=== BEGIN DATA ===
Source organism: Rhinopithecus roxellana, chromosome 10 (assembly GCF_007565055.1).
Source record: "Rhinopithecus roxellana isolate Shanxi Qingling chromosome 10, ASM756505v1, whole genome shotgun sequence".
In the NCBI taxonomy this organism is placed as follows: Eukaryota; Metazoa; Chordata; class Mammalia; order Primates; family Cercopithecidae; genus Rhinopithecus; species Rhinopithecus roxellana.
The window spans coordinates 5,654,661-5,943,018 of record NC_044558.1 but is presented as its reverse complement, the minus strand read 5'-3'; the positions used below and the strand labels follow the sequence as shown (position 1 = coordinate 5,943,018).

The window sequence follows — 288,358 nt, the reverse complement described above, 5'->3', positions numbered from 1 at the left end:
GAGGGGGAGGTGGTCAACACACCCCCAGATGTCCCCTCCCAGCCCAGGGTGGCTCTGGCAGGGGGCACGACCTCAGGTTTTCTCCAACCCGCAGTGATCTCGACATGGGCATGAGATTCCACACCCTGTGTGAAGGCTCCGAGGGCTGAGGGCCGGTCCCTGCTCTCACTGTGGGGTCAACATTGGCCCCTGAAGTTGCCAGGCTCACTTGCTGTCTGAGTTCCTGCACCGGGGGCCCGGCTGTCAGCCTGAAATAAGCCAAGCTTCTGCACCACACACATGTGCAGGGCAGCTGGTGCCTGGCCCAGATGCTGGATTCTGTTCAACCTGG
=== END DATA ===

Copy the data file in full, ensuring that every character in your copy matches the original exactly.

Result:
Source organism: Rhinopithecus roxellana, chromosome 10 (assembly GCF_007565055.1).
Source record: "Rhinopithecus roxellana isolate Shanxi Qingling chromosome 10, ASM756505v1, whole genome shotgun sequence".
In the NCBI taxonomy this organism is placed as follows: Eukaryota; Metazoa; Chordata; class Mammalia; order Primates; family Cercopithecidae; genus Rhinopithecus; species Rhinopithecus roxellana.
The window spans coordinates 5,654,661-5,943,018 of record NC_044558.1 but is presented as its reverse complement, the minus strand read 5'-3'; the positions used below and the strand labels follow the sequence as shown (position 1 = coordinate 5,943,018).

The window sequence follows — 288,358 nt, the reverse complement described above, 5'->3', positions numbered from 1 at the left end:
GAGGGGGAGGTGGTCAACACACCCCCAGATGTCCCCTCCCAGCCCAGGGTGGCTCTGGCAGGGGGCACGACCTCAGGTTTTCTCCAACCCGCAGTGATCTCGACATGGGCATGAGATTCCACACCCTGTGTGAAGGCTCCGAGGGCTGAGGGCCGGTCCCTGCTCTCACTGTGGGGTCAACATTGGCCCCTGAAGTTGCCAGGCTCACTTGCTGTCTGAGTTCCTGCACCGGGGGCCCGGCTGTCAGCCTGAAATAAGCCAAGCTTCTGCACCACACACATGTGCAGGGCAGCTGGTGCCTGGCCCAGATGCTGGATTCTGTTCAACCTGG